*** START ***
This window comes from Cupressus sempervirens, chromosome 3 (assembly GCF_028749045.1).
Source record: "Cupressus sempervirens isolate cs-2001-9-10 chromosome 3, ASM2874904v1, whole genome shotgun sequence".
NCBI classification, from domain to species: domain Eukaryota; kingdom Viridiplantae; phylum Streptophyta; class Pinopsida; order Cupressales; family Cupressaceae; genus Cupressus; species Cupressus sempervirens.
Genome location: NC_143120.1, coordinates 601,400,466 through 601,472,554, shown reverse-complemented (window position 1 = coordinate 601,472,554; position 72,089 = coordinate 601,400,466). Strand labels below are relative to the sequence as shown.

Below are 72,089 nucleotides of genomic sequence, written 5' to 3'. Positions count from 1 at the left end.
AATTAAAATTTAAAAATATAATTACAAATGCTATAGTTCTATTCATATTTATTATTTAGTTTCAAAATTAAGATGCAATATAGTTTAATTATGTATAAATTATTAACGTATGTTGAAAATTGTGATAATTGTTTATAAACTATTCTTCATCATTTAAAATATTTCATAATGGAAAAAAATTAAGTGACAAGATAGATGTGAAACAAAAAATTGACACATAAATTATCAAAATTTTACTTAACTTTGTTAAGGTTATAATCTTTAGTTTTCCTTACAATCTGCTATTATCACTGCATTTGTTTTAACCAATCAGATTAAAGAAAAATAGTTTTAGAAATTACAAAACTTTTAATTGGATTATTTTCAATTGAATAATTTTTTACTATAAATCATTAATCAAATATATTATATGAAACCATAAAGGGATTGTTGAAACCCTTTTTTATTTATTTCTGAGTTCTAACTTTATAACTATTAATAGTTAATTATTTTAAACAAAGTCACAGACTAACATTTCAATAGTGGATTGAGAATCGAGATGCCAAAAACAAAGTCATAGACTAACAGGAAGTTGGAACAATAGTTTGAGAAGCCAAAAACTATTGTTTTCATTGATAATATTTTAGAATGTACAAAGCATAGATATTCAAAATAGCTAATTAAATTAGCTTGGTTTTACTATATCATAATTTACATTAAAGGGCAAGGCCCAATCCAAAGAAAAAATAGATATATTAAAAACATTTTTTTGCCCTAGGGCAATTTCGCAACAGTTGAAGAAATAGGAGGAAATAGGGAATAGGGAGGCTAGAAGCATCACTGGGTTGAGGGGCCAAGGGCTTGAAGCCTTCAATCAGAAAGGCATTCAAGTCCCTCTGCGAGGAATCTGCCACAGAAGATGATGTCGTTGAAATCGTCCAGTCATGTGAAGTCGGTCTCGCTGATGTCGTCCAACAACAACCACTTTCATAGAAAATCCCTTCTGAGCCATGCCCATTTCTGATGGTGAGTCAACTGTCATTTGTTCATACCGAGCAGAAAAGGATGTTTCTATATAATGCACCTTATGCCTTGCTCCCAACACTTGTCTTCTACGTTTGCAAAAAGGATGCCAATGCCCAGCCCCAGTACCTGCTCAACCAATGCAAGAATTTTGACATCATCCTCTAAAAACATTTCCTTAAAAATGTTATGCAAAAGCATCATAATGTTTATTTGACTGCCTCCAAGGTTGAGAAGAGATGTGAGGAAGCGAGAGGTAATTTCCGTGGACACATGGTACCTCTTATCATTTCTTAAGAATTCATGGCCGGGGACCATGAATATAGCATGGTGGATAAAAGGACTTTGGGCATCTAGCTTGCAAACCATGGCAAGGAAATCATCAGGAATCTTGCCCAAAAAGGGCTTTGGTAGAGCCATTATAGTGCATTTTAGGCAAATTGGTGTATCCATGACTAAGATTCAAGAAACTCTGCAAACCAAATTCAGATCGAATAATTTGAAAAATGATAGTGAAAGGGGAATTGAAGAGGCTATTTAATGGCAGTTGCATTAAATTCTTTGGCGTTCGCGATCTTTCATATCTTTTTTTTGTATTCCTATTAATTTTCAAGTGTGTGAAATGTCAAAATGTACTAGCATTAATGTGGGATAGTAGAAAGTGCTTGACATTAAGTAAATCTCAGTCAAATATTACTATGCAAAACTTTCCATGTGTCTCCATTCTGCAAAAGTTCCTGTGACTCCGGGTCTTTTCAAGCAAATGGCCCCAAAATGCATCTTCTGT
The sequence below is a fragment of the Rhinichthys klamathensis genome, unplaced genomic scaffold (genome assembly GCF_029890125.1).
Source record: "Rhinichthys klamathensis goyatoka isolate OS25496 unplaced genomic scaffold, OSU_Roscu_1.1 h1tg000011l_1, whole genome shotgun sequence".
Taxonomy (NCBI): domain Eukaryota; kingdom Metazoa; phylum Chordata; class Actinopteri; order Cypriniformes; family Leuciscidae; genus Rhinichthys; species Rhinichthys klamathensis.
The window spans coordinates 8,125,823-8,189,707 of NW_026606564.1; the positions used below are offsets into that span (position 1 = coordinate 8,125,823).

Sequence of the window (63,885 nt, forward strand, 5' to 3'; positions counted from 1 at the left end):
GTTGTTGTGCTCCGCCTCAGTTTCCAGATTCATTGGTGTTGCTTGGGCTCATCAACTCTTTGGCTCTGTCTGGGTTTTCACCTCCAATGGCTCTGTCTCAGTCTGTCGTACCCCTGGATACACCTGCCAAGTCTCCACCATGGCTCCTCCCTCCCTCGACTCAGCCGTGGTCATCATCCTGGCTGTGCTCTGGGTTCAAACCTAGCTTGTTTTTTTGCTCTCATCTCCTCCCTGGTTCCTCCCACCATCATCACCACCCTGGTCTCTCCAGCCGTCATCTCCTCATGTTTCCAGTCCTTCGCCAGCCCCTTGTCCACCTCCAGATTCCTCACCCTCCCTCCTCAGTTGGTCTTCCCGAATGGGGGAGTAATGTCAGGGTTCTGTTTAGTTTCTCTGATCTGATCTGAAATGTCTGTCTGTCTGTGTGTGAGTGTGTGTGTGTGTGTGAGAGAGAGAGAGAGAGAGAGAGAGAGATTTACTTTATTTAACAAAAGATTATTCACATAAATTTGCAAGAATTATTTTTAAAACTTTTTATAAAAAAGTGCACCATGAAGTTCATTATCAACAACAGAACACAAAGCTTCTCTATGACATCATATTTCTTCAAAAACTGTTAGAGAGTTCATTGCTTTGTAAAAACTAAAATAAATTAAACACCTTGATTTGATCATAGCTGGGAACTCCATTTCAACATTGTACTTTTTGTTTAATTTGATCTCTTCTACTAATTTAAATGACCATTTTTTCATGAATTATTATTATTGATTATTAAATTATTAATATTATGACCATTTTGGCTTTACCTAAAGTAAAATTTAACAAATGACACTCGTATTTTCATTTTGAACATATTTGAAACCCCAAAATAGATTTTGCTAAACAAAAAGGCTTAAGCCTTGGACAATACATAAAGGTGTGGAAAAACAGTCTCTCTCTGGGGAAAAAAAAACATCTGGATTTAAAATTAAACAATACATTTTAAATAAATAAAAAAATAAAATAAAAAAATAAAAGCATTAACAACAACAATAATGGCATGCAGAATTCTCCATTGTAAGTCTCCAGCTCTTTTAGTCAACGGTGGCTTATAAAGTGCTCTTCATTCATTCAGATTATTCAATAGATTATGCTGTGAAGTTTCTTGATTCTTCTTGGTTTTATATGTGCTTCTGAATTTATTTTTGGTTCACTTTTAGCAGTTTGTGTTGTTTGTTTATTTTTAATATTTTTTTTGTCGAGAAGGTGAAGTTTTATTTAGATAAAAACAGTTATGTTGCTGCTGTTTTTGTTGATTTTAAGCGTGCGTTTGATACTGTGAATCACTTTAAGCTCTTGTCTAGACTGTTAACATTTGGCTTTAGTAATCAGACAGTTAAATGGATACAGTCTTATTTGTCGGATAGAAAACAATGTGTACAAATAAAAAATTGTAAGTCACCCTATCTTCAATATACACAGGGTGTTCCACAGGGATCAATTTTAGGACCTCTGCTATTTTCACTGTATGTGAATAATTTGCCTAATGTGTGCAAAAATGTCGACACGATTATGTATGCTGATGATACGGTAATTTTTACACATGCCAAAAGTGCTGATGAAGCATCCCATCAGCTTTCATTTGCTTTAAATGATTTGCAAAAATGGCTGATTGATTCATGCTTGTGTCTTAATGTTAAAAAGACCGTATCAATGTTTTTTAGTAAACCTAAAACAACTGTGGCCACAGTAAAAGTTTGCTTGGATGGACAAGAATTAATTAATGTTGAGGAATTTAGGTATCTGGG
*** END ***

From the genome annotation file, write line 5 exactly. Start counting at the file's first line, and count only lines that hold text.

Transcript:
Below are 72,089 nucleotides of genomic sequence, written 5' to 3'. Positions count from 1 at the left end.